Monday, November 14, 2011

Late to the Party--Darker than Black: Ryuusei no Gemini

Late to the Party Darker than Black S2 Review Screenshot 1

It's been a while since I watched the original Darker Than Black, but it left quite an impression on me. While the ending didn't answer all of the questions that I had about the characters and their world, it was still a great ride with equal parts action, mystery and sci-fi. I was excited when I heard that there was a second season but then disappointed when general consensus around the internet seemed to be that it didn't live up to expectations. But once the Funimation stream went up, I decided to take a chance and see if my fuzzy memory of the first season might make me more amiable to this sequel.

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The general rule of thumb with Hollywood movies is that the original is better than the sequel, and unfortunately that applies here as well. I say "unfortunately" because this twelve-episode sequel is quite entertaining, but it has a lot of flaws, especially when compared to the first season. The majority of the problems come from the plot, which makes itself out to be building up to something big but then gets distracted by various sub-threads along the way which don't really lead to anything. The result is an extremely confusing ending that makes basically no sense since this season leaves even more open questions hanging than the original season. For the majority of the season, the plot centers around newcomer Suou, a half-Japanese Russian girl whose twin brother is a contractor and whose dad is researching... something for the Syndicate (I think? It was never really clarified, or else I missed it. This happens a lot in the show, where they either gloss over or just don't explain major plot points). Anyway, Suou has a pretty happy life until the government and Hei show up, looking for her brother and the "meteor core" respectively. And just like that, Suou's life is shattered. Her father is killed, one of her best friends turns into a contractor, and her brother is missing. Any normal person would probably freak out in this situation, right?

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Except that the plot decides that it would rather do without all of that annoying whining and crying and makes Suou a contractor as well, therefore taking her emotions out of play. Sort of. While Suou's transformation into a contractor is a really well done scene, subsequent episodes show that her emotions are not completely gone, which ruins the impact that it had. For most of the first half, Suou being a contractor feels like a badly handled plot device to just "turn off" Suou's emotions when a normal reaction would hamper the plot. In the show's defense, it does offer a somewhat convincing reason for why Suou is like this towards the end, and it does bring up some interesting questions about how contractor's emotions work and how much of the logical side is just suppressing them, but since none of this is examined further it feels like a moot point. Speaking of things that are badly handled, lets talk about the characters who came from the first season. There's Hei, of course, who has been turned into a hobo and acts like an abusive parent with a drinking problem for half the show. Then there's Mao, who's demoted from awesome black cat to a ridiculously cartoony flying squirrel. Yin makes an appearance at the end as a deus ex machina villain wrapped up in a barely explained prophecy. As you can see, I could go on and on about the problems that I have with this sequel.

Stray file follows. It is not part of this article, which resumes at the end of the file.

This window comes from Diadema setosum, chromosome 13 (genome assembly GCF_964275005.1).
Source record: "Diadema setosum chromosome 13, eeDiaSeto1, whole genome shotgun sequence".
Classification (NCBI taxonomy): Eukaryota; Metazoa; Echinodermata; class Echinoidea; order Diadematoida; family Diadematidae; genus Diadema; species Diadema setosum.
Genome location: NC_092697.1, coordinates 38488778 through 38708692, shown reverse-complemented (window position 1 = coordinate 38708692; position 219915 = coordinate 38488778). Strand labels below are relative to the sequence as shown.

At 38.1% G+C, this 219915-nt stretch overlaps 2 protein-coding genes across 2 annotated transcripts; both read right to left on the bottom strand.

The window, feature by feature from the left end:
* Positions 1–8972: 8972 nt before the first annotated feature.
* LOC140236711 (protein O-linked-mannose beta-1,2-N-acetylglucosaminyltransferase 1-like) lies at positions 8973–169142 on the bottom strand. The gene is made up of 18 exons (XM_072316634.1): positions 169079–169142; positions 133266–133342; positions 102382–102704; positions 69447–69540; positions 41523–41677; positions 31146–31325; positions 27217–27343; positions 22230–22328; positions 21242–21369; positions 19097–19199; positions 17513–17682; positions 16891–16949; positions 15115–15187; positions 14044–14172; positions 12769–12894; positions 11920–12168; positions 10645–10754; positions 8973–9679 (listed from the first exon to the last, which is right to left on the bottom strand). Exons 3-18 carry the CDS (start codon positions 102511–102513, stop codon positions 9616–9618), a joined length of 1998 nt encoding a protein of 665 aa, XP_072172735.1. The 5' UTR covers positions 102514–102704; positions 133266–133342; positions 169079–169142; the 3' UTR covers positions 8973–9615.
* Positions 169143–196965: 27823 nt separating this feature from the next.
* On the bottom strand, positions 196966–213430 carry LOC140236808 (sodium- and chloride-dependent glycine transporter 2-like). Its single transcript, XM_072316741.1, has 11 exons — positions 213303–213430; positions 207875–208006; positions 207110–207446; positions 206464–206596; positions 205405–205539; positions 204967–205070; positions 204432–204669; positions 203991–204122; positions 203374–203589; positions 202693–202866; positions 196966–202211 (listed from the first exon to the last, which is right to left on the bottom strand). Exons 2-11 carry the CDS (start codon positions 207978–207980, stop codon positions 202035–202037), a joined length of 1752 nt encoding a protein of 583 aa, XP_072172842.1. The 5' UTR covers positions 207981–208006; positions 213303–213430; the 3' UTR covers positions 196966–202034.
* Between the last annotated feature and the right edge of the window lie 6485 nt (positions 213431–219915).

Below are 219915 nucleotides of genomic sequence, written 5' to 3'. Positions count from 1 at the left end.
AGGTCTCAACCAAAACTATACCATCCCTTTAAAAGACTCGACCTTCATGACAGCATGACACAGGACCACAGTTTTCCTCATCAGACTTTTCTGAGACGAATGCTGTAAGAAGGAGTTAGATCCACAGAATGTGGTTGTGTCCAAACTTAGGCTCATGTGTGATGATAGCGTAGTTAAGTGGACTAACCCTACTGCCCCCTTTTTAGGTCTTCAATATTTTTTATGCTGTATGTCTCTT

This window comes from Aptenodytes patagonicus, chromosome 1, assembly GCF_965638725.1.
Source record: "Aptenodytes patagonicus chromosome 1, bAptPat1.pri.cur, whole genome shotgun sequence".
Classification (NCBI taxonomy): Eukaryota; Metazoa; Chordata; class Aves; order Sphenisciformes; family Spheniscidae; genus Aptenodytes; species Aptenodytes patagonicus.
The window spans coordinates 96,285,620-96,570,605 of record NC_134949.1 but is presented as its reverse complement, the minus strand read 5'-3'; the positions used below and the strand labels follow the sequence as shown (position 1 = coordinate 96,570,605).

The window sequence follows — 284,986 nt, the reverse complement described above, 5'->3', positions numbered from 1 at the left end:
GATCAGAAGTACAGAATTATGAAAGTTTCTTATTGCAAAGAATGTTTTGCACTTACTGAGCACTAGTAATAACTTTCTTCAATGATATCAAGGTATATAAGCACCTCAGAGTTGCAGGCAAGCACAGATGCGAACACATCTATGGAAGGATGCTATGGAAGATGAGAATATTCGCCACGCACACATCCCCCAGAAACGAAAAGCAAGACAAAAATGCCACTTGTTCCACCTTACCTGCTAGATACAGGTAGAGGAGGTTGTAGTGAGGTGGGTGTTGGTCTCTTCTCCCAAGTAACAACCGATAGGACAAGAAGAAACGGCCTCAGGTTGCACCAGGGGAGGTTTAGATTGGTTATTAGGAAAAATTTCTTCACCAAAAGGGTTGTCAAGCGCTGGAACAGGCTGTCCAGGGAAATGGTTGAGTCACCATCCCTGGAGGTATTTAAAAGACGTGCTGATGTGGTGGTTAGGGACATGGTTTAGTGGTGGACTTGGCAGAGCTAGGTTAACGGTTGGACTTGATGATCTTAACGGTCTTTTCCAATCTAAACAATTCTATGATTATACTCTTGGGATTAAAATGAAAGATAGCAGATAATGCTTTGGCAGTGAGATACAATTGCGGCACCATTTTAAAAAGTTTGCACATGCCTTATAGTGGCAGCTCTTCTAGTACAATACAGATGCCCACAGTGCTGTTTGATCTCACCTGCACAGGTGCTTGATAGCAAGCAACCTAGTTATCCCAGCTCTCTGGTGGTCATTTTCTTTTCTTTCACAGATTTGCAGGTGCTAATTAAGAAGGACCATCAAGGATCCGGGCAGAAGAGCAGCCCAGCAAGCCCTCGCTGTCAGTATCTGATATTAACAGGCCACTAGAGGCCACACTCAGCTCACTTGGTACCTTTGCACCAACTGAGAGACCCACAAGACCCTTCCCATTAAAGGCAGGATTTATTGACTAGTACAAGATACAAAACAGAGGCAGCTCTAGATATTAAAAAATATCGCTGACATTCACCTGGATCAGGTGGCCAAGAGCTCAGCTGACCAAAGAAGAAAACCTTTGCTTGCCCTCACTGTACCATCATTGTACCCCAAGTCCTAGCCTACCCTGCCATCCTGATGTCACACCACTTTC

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So what makes it good? For starters, the animation is great; despite spending most of its time in desolate areas, the backgrounds are never boring and the fight sequences are just as good as they were in the original and quickly became a highlight of the show. The first few episodes have contractors falling left and right. One is even introduced and then killed off within the same episode. This show clearly didn't want to waste its time on random extra enemies. On the character front, despite Suou's emotions being treated like a light switch by the plot, her character is really well developed throughout the course of the show and I was pretty attached to her by the end. The same goes for July, who I had no attachment to in the first season but seeing how he changes through his interactions with Suou made me like him a lot more. Badass Hei eventually makes a return, and I was amused to see that he still gets all the ladies (even the lesbian side-character). It's always fun when you can see one of your favorite characters acting awesome. Also, the OST for this show is fantastic, more than it probably deserved. A lot of the soundtrack has a techno emphasis to it, and just as stand-alone pieces they're great to listen to. Excluding the ending for a minute, just watching the character's journey across Russia to Japan and their discoveries and how they change make for a great piece of entertainment. However, if you're a fan of the first season, you may be better off staying away from this sequel, since even the smallest expectations from watching the original can get in the way of enjoying what this season does do right.

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